DD: This is one of the key changes that came through Vatican II. Before Vatican II, we were taught that there is a God-ordained hierarchical leadership with the Pope, Archbishops, Bishops, Priests, Sisters and then Laity. Pre-Vatican teaching said men were closer to God because of ordination; women and laity were lesser under this thinking. Vatican II taught that by baptism we are equals. Our job now is to restructure to create that equality. The work of Roman Catholic Women Priests is to renew priestly ministry into a discipleship of equals.
JL: People are pleased with Pope Francis, are you?
DD: Yes, I think it’s a delight to have a pastoral bishop at the top of the hierarchy bending down toward us in a human way.
JL: What would he think of your being a priest?
DD: He has already said that will not happen [women being ordained]. There is a false hierarchical belief that makes women, as well as laity, second class citizens [in the Catholic Church]. They believe their ordination places them above us and therefore, they are closer to God and speak for God. We who are below must listen and obey. The problem with the model is that it forces God to follow this plan, and God does not.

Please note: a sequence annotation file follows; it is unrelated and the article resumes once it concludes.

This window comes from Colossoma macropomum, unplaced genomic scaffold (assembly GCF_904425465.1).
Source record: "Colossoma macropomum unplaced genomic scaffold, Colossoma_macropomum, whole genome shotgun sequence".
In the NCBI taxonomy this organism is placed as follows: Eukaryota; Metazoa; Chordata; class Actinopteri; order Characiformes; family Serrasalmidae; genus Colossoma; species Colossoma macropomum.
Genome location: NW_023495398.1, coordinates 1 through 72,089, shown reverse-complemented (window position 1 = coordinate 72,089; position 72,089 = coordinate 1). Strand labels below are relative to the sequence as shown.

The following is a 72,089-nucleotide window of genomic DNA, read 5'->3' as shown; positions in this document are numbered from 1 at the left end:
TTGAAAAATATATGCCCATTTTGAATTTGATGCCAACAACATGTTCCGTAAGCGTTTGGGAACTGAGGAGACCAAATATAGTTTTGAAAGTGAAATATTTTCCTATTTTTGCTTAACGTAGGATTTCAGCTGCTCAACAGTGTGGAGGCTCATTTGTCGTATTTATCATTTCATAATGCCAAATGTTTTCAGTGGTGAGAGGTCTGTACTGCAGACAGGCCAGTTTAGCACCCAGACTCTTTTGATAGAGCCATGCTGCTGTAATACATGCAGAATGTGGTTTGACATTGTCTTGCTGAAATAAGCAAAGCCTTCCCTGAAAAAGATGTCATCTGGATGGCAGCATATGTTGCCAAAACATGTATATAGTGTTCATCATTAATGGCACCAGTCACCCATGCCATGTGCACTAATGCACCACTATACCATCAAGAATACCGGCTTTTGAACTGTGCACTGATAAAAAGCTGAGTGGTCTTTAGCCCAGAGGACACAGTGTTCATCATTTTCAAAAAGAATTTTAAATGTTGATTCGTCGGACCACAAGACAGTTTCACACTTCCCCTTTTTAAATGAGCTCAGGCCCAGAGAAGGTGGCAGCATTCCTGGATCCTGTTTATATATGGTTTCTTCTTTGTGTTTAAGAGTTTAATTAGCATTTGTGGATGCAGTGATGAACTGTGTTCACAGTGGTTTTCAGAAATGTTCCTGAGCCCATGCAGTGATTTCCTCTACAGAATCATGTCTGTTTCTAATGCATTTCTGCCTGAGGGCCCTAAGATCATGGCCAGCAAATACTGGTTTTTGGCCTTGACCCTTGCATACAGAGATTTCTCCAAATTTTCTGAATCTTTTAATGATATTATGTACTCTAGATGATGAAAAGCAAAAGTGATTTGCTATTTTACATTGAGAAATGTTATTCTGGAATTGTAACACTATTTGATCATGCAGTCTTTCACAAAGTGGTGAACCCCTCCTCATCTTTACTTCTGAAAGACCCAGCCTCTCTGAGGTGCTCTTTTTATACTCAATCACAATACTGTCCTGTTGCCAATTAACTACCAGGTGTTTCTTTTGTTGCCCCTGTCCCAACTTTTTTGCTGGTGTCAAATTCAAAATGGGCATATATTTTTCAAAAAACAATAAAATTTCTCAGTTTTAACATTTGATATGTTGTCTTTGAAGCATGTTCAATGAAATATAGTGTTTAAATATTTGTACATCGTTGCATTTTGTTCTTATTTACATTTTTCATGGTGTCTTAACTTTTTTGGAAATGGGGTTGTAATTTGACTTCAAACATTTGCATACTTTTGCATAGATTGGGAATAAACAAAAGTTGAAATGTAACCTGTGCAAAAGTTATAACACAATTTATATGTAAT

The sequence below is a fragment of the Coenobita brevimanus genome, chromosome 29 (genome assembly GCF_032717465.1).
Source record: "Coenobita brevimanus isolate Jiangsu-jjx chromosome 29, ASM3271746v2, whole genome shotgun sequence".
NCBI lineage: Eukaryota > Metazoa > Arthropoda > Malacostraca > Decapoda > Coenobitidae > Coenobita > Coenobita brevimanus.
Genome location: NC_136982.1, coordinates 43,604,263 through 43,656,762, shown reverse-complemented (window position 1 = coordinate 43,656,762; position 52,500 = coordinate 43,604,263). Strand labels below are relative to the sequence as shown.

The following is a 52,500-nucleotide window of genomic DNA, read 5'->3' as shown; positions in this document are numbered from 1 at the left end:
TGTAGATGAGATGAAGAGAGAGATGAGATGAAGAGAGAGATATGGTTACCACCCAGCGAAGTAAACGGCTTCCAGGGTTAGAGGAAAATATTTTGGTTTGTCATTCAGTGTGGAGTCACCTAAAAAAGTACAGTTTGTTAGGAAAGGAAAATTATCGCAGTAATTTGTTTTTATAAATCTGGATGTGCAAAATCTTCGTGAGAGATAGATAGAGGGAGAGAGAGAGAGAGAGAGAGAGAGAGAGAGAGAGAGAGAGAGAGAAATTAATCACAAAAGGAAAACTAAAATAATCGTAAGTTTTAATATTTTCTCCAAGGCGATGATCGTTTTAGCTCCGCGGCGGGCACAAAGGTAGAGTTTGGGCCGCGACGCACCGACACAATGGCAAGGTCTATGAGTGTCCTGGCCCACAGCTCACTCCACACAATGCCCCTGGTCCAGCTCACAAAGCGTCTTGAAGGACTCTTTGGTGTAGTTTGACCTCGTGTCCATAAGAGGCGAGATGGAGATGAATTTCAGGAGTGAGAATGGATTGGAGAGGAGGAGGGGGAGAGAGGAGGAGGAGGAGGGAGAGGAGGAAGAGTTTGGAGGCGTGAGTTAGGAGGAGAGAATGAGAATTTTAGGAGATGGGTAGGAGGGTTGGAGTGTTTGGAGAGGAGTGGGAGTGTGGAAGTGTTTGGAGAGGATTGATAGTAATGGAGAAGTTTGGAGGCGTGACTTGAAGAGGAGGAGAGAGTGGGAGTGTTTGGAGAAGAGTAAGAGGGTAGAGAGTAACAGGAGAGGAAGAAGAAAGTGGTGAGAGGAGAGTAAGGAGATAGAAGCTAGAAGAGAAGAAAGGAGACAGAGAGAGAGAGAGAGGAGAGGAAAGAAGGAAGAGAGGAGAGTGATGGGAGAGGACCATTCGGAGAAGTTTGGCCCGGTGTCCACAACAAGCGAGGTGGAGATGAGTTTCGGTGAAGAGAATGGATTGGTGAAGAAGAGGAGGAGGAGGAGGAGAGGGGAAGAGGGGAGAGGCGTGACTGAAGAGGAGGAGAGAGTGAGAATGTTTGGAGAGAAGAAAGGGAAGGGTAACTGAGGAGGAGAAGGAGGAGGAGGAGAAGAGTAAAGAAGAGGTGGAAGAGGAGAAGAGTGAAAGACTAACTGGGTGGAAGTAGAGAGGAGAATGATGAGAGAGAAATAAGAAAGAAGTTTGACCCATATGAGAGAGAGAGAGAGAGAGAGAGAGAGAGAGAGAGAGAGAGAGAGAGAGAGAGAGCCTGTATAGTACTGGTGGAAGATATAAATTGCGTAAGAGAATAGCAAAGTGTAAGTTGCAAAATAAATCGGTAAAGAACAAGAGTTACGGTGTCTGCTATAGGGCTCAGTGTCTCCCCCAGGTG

Since Francis has been in office, he excommunicated two priests who would like to open discussions about women priests. One is Father Jerry Zawada-an, American Franciscan, and the other is Australian Father Greg Reynolds. I love this Pope and all others. They deserve my respect, but they are wrong when it comes to this spiritual leadership. Excommunication is a cruel punishment because it takes away the livelihood of those who have given their lives to the church and as bystanders are powerless.